Nephthys nodded, working her jaw. Thankfully it was not broken.
Isis resumed the lesson.
“Behind me is Sandar-akh. Do you see it?”
Nephthys couldn’t help but see it. The towering pine was one of the biggest trees in the garden. Sky reaching and proud, it was the one that made her think of Osiris. Their beautiful brother. She tried to keep the thought from Isis, who looked at her suspiciously. Nephthys braced for a blow. It didn’t come.
“You know of Belleren?”
“Yes.” The unbreakable shield of Sekhmet was one of the two magical items created by Ptah for the warrior goddess. The other was the lance of Ra, Verinor. Belleren was an incredible item, able to change shape and size to defend the user. Light to carry but impenetrable, Ptah had imbued this piece of living metal with part of his own soul.
“The idea is simple. Imagine Belleren covering Sandar-akh, disguising it from view. And it is simple. It must be kept so. What is difficult to master is the transference of the energy. The maintaining of it. It is a glamour to deceive the eye, and if doubt enters it cannot work. Through my hands you will be able to feel the course I take. Ready?”
Their grip tightened momentarily before relaxing again.
Nephthys felt Isis concentrate her energy at Belleren. Into it. Her spirit swimming through the amazing shield, becoming part of it. Feeling the cool touch of the metal inside and around her. Then seeking out the mighty cypress of the sacred garden. Holding it in her spreading golden arms. Wooing it. Willing it to be still. Silent. The breath of the goddess upon it. Seeking its ills and soothing them. She felt the powerful drain on Isis. The price to be paid for casting the deception.
It was done.
She looked over her sister’s shoulder.
Sandar-akh was gone.
Isis looked at her shocked sister’s face. Her eyes were glittering green gems of challenge.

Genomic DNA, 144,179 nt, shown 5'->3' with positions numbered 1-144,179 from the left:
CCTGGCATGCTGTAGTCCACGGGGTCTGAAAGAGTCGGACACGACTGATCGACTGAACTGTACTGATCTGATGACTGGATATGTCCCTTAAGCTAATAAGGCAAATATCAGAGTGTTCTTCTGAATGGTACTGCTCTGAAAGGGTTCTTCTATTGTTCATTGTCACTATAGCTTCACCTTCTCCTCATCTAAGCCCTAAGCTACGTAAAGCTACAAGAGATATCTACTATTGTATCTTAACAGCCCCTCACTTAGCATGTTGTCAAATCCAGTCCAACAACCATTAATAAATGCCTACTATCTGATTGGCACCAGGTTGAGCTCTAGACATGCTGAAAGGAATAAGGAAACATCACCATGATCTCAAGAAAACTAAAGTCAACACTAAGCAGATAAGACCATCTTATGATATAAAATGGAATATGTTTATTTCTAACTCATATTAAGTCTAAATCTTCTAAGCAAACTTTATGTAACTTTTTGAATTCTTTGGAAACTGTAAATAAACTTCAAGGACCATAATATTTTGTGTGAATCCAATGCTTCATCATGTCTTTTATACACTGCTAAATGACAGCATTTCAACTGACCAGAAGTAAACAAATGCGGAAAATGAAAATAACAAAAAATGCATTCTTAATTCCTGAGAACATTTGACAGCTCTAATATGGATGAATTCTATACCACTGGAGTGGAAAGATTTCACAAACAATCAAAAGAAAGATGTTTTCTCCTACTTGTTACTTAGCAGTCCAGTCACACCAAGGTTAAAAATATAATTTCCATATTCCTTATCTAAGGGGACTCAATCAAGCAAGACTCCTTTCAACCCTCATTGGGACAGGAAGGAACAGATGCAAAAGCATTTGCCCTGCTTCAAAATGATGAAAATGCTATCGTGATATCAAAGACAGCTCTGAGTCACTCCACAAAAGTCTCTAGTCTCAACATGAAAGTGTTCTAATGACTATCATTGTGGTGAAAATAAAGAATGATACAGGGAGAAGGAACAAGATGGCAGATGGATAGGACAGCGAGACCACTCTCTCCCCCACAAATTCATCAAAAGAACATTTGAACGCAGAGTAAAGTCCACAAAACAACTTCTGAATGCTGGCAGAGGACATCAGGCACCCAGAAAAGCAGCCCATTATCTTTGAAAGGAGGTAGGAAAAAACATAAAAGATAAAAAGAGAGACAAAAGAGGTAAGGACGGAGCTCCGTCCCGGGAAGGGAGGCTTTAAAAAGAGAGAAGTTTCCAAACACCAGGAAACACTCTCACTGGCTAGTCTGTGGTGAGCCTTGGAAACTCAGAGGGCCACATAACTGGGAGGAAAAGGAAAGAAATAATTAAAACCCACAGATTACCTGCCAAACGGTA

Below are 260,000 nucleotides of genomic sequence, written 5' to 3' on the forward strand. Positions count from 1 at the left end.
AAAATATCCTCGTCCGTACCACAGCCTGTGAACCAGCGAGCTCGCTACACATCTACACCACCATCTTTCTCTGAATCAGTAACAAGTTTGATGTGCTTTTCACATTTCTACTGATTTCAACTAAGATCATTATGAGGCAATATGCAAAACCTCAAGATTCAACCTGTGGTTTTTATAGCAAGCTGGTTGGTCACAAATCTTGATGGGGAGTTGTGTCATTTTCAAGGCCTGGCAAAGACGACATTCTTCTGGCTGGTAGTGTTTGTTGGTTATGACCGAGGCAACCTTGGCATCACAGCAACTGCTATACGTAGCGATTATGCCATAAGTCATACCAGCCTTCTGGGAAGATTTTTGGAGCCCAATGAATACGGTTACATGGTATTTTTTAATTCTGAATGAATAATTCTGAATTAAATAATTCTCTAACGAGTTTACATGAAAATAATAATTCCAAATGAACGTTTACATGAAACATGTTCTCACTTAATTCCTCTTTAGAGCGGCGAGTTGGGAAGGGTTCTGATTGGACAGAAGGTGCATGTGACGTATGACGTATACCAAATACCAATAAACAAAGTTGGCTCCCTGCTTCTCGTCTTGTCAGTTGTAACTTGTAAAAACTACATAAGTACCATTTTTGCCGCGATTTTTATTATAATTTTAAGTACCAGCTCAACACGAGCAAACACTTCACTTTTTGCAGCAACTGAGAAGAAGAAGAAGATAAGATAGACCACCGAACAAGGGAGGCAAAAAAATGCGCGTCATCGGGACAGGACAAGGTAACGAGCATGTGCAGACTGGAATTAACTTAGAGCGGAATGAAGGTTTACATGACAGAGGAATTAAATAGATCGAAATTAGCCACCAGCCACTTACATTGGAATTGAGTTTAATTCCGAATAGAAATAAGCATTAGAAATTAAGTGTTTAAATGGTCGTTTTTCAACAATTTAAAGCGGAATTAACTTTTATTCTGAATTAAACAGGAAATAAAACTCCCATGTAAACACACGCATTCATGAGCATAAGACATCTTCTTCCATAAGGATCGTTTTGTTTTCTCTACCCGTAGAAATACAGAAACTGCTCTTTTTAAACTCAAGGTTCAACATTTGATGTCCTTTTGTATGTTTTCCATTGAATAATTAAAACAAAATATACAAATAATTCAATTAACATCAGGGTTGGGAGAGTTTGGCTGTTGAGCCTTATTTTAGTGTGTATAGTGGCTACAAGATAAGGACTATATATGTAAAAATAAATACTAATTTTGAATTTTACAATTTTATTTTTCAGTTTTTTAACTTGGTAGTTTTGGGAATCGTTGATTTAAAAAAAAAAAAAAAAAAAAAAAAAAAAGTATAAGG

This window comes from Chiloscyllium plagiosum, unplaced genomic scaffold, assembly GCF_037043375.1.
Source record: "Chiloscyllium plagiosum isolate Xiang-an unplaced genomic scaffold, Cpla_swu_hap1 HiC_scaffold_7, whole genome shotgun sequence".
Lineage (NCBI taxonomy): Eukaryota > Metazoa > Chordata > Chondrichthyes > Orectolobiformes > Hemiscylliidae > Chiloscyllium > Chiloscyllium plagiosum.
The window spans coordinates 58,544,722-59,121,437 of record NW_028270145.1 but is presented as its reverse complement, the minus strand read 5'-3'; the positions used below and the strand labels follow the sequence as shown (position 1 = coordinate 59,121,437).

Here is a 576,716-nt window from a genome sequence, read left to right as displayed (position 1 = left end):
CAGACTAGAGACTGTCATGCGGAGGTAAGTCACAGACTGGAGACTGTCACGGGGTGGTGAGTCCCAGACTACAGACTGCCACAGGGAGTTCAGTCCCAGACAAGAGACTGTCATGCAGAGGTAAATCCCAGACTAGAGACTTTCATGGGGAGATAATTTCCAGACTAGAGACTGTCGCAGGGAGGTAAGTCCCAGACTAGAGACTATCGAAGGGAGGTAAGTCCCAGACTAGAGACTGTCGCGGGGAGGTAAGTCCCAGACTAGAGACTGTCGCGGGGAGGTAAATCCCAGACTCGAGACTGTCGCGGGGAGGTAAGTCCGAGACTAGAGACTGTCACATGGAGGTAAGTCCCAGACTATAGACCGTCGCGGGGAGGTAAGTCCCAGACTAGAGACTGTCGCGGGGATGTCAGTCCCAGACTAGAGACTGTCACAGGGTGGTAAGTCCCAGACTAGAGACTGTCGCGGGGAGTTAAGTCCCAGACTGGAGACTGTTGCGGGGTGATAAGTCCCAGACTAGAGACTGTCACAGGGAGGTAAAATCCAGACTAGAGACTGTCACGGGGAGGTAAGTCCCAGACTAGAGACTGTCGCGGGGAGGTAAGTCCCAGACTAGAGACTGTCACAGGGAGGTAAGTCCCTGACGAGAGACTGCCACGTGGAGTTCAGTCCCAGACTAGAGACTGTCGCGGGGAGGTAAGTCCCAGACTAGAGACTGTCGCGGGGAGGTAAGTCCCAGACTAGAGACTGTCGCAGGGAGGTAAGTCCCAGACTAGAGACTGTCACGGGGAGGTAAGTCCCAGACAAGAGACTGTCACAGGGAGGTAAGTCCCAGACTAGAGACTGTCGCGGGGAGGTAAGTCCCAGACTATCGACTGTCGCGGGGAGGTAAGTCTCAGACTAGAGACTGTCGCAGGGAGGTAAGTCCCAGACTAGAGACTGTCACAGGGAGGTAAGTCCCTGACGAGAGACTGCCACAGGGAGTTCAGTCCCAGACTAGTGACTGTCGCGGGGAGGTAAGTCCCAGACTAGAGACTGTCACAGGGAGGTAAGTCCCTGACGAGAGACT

“Your turn”

(from the novel “Last Goddess”)

The horse told me…

The hands-free phone rang in the land cruiser as David entered the outskirts of the city.
“David? It’s Jen. What in the lord’s name happened at Hannafords? Rex called me. He doesn’t seem to know if you’re a fraud or a holy man. Did you really not examine her?”
David blew out a sigh. Here we go.
“She was in shock Jen. Something must have got into the stable. Got her into a panic. When I got there she was just getting over it. No physical damage. Mother and baby both O.K.”
He cringed at the short silent pause.
“How can you possibly know that without examining her?”
A simple and logical question, demanding a simple and logical answer.
“David?”
If only he could give her one.
“David?”
Another sigh. No matter how crazy, he had nothing else to tell her.
She told me, Jen.”
“Who told you? Mrs. Hannaford?”
“Evader.”
“The -horse told you?” Jennifer asked slowly and carefully.
“Yes.”
Silence again, though David knew she hadn’t hung up the phone. The quiet stretched out for half a minute or more.
“Drive safe David” said Jennifer softly.

He drove on, under a maddening sky impossible to ignore, thinking of what George, with his cheeky smile had said the day before.
When rain turns to raspberry.
Evader’s deep brown eye looking up at him.

The sky. It brings bad.

(from the novel “Last Goddess”-available on Amazon)